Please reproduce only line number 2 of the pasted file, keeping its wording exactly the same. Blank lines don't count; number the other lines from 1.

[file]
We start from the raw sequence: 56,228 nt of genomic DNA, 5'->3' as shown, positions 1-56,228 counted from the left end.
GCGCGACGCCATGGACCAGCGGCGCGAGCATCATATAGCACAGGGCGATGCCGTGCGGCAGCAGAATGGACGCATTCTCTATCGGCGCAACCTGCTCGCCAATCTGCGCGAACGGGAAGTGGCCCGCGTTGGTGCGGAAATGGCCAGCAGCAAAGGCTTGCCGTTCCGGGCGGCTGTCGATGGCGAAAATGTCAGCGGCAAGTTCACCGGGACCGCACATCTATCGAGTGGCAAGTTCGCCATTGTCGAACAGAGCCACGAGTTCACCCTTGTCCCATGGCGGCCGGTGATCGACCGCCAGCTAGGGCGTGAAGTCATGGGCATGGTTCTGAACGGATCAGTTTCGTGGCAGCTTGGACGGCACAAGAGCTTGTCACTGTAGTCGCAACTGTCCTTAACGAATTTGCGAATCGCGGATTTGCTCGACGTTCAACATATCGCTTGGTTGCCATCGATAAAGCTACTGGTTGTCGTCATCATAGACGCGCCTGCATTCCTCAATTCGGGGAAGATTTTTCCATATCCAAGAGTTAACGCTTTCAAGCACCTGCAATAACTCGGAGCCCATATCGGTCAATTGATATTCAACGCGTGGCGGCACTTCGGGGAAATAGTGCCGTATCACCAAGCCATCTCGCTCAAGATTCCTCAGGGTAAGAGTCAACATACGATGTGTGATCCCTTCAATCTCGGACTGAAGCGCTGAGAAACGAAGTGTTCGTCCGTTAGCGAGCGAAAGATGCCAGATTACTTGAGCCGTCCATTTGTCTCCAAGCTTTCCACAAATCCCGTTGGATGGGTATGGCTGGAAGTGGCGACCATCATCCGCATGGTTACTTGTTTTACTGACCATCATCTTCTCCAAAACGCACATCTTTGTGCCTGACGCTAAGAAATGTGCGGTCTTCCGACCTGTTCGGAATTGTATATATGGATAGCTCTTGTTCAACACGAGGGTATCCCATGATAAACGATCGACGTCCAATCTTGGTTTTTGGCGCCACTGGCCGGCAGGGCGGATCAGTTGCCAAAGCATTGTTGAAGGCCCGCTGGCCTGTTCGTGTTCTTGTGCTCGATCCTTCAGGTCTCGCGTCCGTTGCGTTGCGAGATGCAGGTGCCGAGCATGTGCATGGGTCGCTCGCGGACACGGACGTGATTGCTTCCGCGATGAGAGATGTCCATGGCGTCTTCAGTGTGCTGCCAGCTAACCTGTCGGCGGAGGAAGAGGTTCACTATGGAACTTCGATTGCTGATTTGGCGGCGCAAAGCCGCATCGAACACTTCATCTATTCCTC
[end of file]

GCGCGACGCCATGGACCAGCGGCGCGAGCATCATATAGCACAGGGCGATGCCGTGCGGCAGCAGAATGGACGCATTCTCTATCGGCGCAACCTGCTCGCCAATCTGCGCGAACGGGAAGTGGCCCGCGTTGGTGCGGAAATGGCCAGCAGCAAAGGCTTGCCGTTCCGGGCGGCTGTCGATGGCGAAAATGTCAGCGGCAAGTTCACCGGGACCGCACATCTATCGAGTGGCAAGTTCGCCATTGTCGAACAGAGCCACGAGTTCACCCTTGTCCCATGGCGGCCGGTGATCGACCGCCAGCTAGGGCGTGAAGTCATGGGCATGGTTCTGAACGGATCAGTTTCGTGGCAGCTTGGACGGCACAAGAGCTTGTCACTGTAGTCGCAACTGTCCTTAACGAATTTGCGAATCGCGGATTTGCTCGACGTTCAACATATCGCTTGGTTGCCATCGATAAAGCTACTGGTTGTCGTCATCATAGACGCGCCTGCATTCCTCAATTCGGGGAAGATTTTTCCATATCCAAGAGTTAACGCTTTCAAGCACCTGCAATAACTCGGAGCCCATATCGGTCAATTGATATTCAACGCGTGGCGGCACTTCGGGGAAATAGTGCCGTATCACCAAGCCATCTCGCTCAAGATTCCTCAGGGTAAGAGTCAACATACGATGTGTGATCCCTTCAATCTCGGACTGAAGCGCTGAGAAACGAAGTGTTCGTCCGTTAGCGAGCGAAAGATGCCAGATTACTTGAGCCGTCCATTTGTCTCCAAGCTTTCCACAAATCCCGTTGGATGGGTATGGCTGGAAGTGGCGACCATCATCCGCATGGTTACTTGTTTTACTGACCATCATCTTCTCCAAAACGCACATCTTTGTGCCTGACGCTAAGAAATGTGCGGTCTTCCGACCTGTTCGGAATTGTATATATGGATAGCTCTTGTTCAACACGAGGGTATCCCATGATAAACGATCGACGTCCAATCTTGGTTTTTGGCGCCACTGGCCGGCAGGGCGGATCAGTTGCCAAAGCATTGTTGAAGGCCCGCTGGCCTGTTCGTGTTCTTGTGCTCGATCCTTCAGGTCTCGCGTCCGTTGCGTTGCGAGATGCAGGTGCCGAGCATGTGCATGGGTCGCTCGCGGACACGGACGTGATTGCTTCCGCGATGAGAGATGTCCATGGCGTCTTCAGTGTGCTGCCAGCTAACCTGTCGGCGGAGGAAGAGGTTCACTATGGAACTTCGATTGCTGATTTGGCGGCGCAAAGCCGCATCGAACACTTCATCTATTCCTC